My biggest problem with deciding whether I can help or not is I'm struggling to understand what you are trying to show. From what yo've described I can''t see any need to have several different angles filmed in real time (unlike the band, where it looks a bit odd if you swap drop in a shot of a musician playing a different song - though even this can be faked quite easily if it's the same tempo)

    Do you really need 2 hours of video from each camera? Have you any idea how tedious viewing all that footage is going to be whilst selecting stuff for editing? If you really do need real-time sync, though, then this really is the best way to do it. Switch on and leave the camera rolling. Stick it all on the timeline and sync it up, then delete all the vits where nothing is happening, then start selecting which takes from which camera.

    If you don't need this, then just use one or two go pros. Get a max 5 mins from each skater. If they're keen enough to be involved you might even persuade them to swap the camera from one to another without your involvement.

    Other than that, my suggestion would be to concetrate on getting the reaction shots. I'm guessing this is a one off event so this is your only opportunity.

    If you don't happen to get all the skating footage you want, I would guess this could be much more easily re-shot.

    If you've read all these books, you'll know that one of the pieces of advice is the very simplistic sounding "shoot for the edit". After several years of understanding that advice I still find myself shooting everything, being scared I won't have enough in the edit. But I'm wrong.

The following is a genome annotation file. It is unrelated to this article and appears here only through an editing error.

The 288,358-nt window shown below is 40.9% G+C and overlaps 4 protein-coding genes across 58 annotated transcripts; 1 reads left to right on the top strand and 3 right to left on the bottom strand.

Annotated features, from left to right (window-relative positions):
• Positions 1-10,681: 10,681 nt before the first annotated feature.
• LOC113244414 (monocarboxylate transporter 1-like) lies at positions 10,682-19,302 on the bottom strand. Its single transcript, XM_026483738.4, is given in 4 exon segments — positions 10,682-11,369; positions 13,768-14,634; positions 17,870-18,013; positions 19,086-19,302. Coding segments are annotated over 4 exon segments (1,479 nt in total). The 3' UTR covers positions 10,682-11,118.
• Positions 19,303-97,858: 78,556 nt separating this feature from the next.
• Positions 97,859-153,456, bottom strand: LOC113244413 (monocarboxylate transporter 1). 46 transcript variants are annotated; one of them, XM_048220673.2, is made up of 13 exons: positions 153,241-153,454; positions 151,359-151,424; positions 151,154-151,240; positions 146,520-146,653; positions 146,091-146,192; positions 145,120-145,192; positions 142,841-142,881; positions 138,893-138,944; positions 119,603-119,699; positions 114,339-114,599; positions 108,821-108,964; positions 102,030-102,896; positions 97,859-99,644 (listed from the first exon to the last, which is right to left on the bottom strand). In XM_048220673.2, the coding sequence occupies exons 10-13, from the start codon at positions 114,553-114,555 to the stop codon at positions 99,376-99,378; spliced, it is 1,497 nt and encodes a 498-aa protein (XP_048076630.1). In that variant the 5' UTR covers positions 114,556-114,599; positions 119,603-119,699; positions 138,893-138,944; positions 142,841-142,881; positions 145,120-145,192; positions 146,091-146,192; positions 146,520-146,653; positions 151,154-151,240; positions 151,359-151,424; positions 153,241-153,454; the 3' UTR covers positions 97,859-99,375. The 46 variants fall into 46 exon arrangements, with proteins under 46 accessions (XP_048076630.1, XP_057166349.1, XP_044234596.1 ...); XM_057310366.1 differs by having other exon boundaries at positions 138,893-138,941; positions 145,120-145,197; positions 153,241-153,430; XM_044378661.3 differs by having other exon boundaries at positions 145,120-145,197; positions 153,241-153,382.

What we should do (and what I think you should do) is
    Plan the video.
    Plan the shots we want.
    Schedule when and how they should be taken. (Avoid realising with 5 mins to go you haven't got this shot or that shot)
    Take each shot several times.

    Then we'll have a much better editing experience - several versions of a shot we want (one or two might be usable)

    .... I'm waffling.

  3. #3


    thank you for your thoughtful repsonse: yes, I do agree trawling thorugh all that footage is clearly going to be staggeringly painful.

    The snag I think is we won't quite know what will happen till we are there, and from what I've seen from before, ice time, (and indeed patience!) is in short supply.

    so: I'm imagining if I can get a fair amount of ooing and arring from the skaters as they come on and off the ice, and then have "nice" shots of them twirling around in the background, if we "stumble upon" some really pretty shots, we can use them to intercut with the commentary, and the overarching few minutes will be the "story" of coming out and trying out the product.
    By having several cameras dotted around, (and indeed on the skaters) I'm hoping we will find as well as close angles, we will inadvertently be caputring medum and long shots from other cameras so we have a choice for cutting say as someone enters a jump... to have an establishing shot, then a close up say of the skates leaving the gorund etc... maybe slowed down a bit if shot at 720p 60fps...

    The plan is to try and produce a video to viraly market the product, hopefully that we can make have enough eye candy, to get people to watch on youtube, both becaue it is "pretty" but also, because the performance improvement we depict is really worth while... there is nothing worse than dry "this is 10% better" presentations... Of course, at this point we are seriously strapped for cash (well I am !) getting to market with the product is costly enough, hence trying to do this myself... I'm also thinking if I can capture someone doing an impressive spin jumping over a camera on the ground, a short loop could be a great thing to have on a big screen at a trade show as an attention grabber... esp if in 3D on lenticular array TV: (not that I've seen one to be fair!) but I'm running before
    I can walk... lol

    ty for moving the post, I didn't really know where to post it myself !